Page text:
Zhou HairFluence is a premium hair growth supplement that provides 11 vitamins, calcium, MS, Bamboo leaf extra (for silica), plus protein in the form of 400mg collagen hydrolysate and 50mg hydrolysed keratin.  Check price at

What About Caffeine Shampoos?

Caffeine shampoos are helpful for both men and women with thinning hair. The caffeine must penetrate directly into hair follicles to stimulate hair growth, so drinking tea or coffee will not help.

Caffeine shampoos work by relaxing the smooth muscle fibres surrounding hair follicles so that delivery of blood, oxygen and nutrients improves. Caffeine applied topically also inhibits an enzyme, 5-α-reductase, which converts testosterone into dihydrotestosterone (DHT) within scalp hair follicles – a hormone which switches off scalp follicles and is associated with both male and female pattern hair loss.

Even at low concentrations, caffeine inhibits the effects of DHT to stimulate hair follicle growth. When applied as a shampoo, just two minutes contact with the scalp allows the caffeine to penetrate deeply, where it remains for up to 48 hours, even after hair washing. A leave-on caffeine combination that also included vitamins B3 and B5 has been shown to increase the cross-sectional area of scalp hair fibres by 10% to produce noticeable thickening.

I started using Dr Wolff’s Plantur 39 shampoo and conditioner around a year ago and have noticed a significant improvement in the thickness and strength of my hair. There is also a caffeine tonic for direct application to the scalp as an additional treatment.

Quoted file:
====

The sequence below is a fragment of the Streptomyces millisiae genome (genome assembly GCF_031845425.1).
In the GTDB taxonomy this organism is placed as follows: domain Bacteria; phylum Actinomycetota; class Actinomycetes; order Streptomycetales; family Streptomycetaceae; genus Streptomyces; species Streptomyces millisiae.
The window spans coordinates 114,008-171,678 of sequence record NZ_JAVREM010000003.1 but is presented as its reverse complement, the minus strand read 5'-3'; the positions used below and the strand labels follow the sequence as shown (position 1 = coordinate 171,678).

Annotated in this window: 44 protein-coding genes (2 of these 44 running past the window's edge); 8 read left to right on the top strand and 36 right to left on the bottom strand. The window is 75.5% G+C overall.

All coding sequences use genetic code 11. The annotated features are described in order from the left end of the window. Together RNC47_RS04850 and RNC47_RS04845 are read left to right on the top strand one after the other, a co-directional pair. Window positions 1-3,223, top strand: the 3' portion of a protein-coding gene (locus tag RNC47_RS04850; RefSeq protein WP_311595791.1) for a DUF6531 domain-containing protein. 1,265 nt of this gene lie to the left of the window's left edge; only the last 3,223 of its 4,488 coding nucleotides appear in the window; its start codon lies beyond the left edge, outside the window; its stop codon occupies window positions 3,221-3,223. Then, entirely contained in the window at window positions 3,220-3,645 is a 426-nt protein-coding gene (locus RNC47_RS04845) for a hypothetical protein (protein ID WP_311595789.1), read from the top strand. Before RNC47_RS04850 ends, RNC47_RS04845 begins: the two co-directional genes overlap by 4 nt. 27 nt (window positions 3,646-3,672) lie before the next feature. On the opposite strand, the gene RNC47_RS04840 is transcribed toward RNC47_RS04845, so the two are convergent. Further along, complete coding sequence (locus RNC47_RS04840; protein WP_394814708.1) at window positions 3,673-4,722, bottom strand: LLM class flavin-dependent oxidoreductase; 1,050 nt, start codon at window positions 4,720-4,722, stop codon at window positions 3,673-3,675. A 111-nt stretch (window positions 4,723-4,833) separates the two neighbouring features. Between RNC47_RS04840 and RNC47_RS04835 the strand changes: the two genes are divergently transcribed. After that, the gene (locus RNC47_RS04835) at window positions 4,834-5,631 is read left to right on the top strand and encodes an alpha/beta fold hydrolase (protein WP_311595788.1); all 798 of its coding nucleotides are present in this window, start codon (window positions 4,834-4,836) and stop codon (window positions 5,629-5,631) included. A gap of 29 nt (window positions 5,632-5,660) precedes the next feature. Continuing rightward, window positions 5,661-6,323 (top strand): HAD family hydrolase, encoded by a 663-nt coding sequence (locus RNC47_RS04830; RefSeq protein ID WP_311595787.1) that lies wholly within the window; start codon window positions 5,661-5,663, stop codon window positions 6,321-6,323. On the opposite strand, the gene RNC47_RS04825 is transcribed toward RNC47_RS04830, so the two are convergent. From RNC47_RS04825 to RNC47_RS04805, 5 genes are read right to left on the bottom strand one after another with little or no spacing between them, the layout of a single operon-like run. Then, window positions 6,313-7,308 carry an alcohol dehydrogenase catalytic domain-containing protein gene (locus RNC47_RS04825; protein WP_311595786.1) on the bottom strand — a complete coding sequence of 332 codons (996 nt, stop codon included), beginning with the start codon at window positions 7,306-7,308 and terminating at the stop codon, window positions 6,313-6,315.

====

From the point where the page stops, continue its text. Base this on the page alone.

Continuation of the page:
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 Alpecin is a similar range of shampoo and tonic for men, which is also from Dr Wolff. The range includes shampoos for dandruff (Double Effect) and to help maintain normal hair pigmentation (Tuning Shampoo).

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Click here for my Expert Health Review of caffeine shampoos for women and men.

Have you found caffeine shampoos or any nutritional approaches helpful?

Photo image: pixabay

About Dr Sarah Brewer

QUORA EXPERT - TOP WRITER 2018 Dr Sarah Brewer MSc (Nutr Med), MA (Cantab), MB, BChir, RNutr, MBANT, CNHC qualified from Cambridge University with degrees in Natural Sciences, Medicine and Surgery. After working in general practice, she gained a master's degree in nutritional medicine from the University of Surrey. Sarah is a registered Medical Doctor, a registered Nutritionist and a registered Nutritional Therapist. She is an award winning author of over 60 popular self-help books and a columnist for Prima magazine.